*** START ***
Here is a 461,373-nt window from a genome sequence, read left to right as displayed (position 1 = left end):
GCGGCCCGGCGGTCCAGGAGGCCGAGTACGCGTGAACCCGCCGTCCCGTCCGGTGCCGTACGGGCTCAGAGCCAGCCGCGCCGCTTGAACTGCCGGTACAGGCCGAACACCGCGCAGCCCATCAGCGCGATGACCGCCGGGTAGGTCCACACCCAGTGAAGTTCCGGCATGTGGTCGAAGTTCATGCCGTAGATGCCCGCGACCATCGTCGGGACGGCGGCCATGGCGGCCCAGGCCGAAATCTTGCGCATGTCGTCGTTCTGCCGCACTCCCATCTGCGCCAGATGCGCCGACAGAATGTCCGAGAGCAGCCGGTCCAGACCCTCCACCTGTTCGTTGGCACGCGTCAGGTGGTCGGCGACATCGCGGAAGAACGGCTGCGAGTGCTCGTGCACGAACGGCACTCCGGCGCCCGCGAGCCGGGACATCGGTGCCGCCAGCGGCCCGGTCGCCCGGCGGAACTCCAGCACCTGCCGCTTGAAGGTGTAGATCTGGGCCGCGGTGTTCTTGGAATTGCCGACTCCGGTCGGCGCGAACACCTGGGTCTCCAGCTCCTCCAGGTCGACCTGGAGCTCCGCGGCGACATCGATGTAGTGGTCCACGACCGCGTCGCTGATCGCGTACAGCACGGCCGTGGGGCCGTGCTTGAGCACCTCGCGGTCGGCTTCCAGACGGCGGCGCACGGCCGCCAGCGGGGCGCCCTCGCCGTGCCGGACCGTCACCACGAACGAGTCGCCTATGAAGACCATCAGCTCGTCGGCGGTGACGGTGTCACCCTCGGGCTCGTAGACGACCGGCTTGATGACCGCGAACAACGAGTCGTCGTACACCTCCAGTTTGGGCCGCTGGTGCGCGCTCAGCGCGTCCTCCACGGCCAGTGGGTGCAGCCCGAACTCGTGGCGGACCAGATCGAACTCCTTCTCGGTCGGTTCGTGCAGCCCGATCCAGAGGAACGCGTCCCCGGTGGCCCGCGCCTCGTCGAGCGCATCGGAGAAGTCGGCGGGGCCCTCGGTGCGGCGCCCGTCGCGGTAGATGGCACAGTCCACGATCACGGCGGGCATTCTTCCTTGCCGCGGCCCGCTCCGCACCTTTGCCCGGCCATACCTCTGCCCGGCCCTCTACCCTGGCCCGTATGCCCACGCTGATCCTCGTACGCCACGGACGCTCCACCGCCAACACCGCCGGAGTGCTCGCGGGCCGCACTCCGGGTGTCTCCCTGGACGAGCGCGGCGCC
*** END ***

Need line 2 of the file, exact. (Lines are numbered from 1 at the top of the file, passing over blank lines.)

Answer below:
GCGGCCCGGCGGTCCAGGAGGCCGAGTACGCGTGAACCCGCCGTCCCGTCCGGTGCCGTACGGGCTCAGAGCCAGCCGCGCCGCTTGAACTGCCGGTACAGGCCGAACACCGCGCAGCCCATCAGCGCGATGACCGCCGGGTAGGTCCACACCCAGTGAAGTTCCGGCATGTGGTCGAAGTTCATGCCGTAGATGCCCGCGACCATCGTCGGGACGGCGGCCATGGCGGCCCAGGCCGAAATCTTGCGCATGTCGTCGTTCTGCCGCACTCCCATCTGCGCCAGATGCGCCGACAGAATGTCCGAGAGCAGCCGGTCCAGACCCTCCACCTGTTCGTTGGCACGCGTCAGGTGGTCGGCGACATCGCGGAAGAACGGCTGCGAGTGCTCGTGCACGAACGGCACTCCGGCGCCCGCGAGCCGGGACATCGGTGCCGCCAGCGGCCCGGTCGCCCGGCGGAACTCCAGCACCTGCCGCTTGAAGGTGTAGATCTGGGCCGCGGTGTTCTTGGAATTGCCGACTCCGGTCGGCGCGAACACCTGGGTCTCCAGCTCCTCCAGGTCGACCTGGAGCTCCGCGGCGACATCGATGTAGTGGTCCACGACCGCGTCGCTGATCGCGTACAGCACGGCCGTGGGGCCGTGCTTGAGCACCTCGCGGTCGGCTTCCAGACGGCGGCGCACGGCCGCCAGCGGGGCGCCCTCGCCGTGCCGGACCGTCACCACGAACGAGTCGCCTATGAAGACCATCAGCTCGTCGGCGGTGACGGTGTCACCCTCGGGCTCGTAGACGACCGGCTTGATGACCGCGAACAACGAGTCGTCGTACACCTCCAGTTTGGGCCGCTGGTGCGCGCTCAGCGCGTCCTCCACGGCCAGTGGGTGCAGCCCGAACTCGTGGCGGACCAGATCGAACTCCTTCTCGGTCGGTTCGTGCAGCCCGATCCAGAGGAACGCGTCCCCGGTGGCCCGCGCCTCGTCGAGCGCATCGGAGAAGTCGGCGGGGCCCTCGGTGCGGCGCCCGTCGCGGTAGATGGCACAGTCCACGATCACGGCGGGCATTCTTCCTTGCCGCGGCCCGCTCCGCACCTTTGCCCGGCCATACCTCTGCCCGGCCCTCTACCCTGGCCCGTATGCCCACGCTGATCCTCGTACGCCACGGACGCTCCACCGCCAACACCGCCGGAGTGCTCGCGGGCCGCACTCCGGGTGTCTCCCTGGACGAGCGCGGCGCC